I’m still dealing with this lingering cold (given how long this is taking, some might call it “malingering”, but I’m not faking, I swear!)—at this point, I can’t speak above a whisper. Anyway, I hope to get some posting done on Wilder’s novel this week (as it’s break), but now it’s time for a poem. I picked up Edna St. Vincent Millay’s The Buck in the Snow, published in 1928, and as I read more and more of her, I realize that she’s a poet who, when she “hits”, knocks it out of the park. But when she misses….man, are we left with some uninteresting sing-song end rhyme. This particular collection is, to my taste, mostly misses, but the following is a poem I thought had at least something going for it. I’m curious how it goes over with all of you—without further ado, “Hangman’s Oak”:
Before the cock in the barnyard spoke,
Before it well was day,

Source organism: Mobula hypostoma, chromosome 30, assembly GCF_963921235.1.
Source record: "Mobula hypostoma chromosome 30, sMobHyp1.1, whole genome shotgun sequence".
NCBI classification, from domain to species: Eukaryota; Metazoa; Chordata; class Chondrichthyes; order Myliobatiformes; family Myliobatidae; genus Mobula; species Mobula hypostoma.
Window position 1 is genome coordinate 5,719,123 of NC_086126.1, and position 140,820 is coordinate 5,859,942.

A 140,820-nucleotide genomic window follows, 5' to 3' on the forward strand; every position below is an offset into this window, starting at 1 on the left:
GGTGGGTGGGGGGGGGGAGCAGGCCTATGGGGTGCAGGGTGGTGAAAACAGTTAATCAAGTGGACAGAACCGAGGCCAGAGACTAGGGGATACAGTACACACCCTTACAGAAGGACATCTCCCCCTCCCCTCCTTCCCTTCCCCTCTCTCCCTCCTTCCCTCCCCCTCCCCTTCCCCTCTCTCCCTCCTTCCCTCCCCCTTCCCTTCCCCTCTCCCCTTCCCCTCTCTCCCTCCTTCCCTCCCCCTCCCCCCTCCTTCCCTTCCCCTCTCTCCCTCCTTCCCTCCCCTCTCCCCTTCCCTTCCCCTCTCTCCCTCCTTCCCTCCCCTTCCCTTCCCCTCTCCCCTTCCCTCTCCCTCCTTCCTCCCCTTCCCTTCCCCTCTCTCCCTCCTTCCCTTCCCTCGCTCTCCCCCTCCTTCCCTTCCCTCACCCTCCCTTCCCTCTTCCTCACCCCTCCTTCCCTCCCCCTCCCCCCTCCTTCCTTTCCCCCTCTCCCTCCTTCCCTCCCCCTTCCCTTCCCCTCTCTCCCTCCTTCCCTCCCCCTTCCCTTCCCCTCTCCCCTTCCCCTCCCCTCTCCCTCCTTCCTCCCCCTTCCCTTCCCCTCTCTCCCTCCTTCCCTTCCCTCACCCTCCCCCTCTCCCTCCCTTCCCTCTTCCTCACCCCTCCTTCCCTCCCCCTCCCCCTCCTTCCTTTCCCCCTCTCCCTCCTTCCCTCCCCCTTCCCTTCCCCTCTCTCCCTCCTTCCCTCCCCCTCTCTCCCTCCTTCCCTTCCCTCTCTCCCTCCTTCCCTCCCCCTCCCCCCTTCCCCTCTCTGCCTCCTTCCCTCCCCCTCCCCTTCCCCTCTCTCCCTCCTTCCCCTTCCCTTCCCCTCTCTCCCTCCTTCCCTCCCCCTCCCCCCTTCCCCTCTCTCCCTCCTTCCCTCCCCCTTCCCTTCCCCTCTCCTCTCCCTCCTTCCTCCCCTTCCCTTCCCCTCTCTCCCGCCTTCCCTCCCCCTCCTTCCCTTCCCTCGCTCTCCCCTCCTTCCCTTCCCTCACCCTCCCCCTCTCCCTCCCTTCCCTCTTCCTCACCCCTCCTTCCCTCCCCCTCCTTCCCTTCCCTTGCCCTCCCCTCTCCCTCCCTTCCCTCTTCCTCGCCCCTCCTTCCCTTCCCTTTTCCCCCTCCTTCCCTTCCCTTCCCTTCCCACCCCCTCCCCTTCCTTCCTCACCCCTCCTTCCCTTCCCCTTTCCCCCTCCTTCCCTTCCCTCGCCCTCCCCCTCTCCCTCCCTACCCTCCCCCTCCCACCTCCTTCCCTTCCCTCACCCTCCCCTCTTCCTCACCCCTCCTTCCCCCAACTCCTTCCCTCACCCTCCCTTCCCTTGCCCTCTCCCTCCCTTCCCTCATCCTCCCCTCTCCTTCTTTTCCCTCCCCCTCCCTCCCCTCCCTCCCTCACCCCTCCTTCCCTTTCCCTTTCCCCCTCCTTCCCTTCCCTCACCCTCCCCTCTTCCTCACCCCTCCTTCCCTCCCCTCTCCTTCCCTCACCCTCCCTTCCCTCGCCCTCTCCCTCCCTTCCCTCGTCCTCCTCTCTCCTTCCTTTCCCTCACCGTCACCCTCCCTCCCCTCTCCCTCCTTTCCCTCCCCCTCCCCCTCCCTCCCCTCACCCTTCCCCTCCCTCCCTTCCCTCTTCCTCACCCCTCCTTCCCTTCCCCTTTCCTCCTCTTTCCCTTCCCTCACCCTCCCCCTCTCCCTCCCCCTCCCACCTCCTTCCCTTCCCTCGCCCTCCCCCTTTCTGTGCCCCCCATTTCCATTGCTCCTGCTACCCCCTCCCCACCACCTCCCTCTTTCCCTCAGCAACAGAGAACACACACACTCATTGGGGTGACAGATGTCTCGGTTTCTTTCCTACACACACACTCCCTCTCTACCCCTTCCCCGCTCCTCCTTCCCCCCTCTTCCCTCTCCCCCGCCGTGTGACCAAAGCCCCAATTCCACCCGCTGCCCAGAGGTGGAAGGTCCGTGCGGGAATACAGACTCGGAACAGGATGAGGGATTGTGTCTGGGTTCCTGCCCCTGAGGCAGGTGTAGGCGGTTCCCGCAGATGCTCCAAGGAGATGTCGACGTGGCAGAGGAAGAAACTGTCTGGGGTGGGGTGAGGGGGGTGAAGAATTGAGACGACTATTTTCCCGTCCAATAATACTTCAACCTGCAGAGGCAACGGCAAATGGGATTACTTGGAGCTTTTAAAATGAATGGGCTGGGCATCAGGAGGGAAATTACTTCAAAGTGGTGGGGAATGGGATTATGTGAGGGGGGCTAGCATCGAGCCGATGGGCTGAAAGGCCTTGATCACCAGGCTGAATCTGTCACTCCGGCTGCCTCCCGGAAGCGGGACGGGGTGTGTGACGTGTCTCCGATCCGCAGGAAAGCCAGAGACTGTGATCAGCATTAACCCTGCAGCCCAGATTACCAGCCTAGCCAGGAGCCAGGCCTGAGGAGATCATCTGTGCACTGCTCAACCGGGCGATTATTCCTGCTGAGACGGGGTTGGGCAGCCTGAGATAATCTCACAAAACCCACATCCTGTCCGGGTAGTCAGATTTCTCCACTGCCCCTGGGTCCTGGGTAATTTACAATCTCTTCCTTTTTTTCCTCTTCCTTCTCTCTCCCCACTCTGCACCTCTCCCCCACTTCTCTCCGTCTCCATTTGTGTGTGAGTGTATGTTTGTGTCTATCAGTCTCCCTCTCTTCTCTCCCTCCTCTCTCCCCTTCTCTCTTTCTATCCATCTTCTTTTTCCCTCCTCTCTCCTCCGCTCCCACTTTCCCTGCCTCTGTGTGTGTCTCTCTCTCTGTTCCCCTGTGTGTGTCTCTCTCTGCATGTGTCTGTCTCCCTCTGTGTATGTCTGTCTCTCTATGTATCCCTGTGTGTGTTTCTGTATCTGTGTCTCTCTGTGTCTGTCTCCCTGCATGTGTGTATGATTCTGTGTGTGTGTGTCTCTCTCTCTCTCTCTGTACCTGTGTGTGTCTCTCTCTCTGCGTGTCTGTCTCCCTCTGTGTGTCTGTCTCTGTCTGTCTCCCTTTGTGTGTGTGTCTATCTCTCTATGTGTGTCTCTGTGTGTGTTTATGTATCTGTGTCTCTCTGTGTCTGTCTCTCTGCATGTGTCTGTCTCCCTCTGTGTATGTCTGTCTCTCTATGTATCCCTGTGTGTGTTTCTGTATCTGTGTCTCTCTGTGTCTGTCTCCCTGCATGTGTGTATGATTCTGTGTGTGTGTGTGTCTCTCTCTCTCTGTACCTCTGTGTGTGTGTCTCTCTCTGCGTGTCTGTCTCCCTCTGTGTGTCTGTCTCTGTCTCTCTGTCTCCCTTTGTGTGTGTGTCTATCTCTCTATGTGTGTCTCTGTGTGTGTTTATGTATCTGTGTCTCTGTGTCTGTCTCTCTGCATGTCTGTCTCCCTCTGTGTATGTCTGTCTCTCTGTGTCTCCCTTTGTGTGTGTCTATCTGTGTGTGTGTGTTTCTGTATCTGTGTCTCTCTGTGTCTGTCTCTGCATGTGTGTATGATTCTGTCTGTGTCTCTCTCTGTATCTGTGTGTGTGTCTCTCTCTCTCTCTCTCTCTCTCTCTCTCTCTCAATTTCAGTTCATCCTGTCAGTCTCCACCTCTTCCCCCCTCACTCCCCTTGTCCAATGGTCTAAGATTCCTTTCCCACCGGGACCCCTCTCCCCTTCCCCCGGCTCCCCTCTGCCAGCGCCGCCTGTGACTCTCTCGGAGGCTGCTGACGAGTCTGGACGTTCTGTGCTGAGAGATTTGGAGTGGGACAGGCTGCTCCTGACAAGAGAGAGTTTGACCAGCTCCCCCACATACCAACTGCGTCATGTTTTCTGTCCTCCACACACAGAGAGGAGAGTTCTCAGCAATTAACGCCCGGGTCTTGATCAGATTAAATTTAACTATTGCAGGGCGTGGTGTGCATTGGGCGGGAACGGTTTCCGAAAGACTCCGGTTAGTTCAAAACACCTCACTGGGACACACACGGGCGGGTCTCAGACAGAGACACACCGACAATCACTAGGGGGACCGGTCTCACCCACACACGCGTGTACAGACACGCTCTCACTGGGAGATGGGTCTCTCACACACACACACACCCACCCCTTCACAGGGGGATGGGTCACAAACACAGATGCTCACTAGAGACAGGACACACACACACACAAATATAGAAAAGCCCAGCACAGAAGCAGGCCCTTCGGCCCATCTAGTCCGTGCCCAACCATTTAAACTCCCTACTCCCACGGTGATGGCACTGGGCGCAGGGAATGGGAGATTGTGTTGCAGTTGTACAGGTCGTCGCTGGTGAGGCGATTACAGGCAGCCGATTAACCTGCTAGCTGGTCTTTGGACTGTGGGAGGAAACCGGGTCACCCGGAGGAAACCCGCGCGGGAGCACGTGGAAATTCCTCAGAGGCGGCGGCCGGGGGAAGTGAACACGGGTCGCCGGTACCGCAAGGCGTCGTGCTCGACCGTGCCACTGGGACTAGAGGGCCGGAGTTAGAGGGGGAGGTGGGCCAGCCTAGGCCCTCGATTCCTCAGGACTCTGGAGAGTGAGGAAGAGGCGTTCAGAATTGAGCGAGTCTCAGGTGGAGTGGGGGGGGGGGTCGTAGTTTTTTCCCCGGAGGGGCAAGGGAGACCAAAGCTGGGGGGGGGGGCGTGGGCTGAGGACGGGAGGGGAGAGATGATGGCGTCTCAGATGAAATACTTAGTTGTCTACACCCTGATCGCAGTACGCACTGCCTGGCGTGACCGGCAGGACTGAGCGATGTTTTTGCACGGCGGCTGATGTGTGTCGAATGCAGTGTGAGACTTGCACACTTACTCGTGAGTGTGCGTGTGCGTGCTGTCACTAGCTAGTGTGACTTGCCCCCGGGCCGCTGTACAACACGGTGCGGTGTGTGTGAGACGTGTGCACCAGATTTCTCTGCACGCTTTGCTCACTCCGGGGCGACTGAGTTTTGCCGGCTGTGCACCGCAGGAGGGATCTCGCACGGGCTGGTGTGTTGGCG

Horror like a serpent from about the Hangman’s Oak
Uncoiled and slid away.
Pity and Peace were on the limb
That bore such bitter fruit.
Deep he lies, and the desperate blood of him
Befriends the innocent root.
Brother, I said to the air beneath the bough
Whence he had swung,
It will not be long for any of us now;
We do not grow young.
It will not be long for the knotter of ropes, not long
For the sheriff or for me,
Or for any of them that came five hundred strong
To see you swing from a tree.
Side by side together in the belly of Death
We sit without hope,
You, and I, and the mother that gave you breath,
And the tree, and the rope.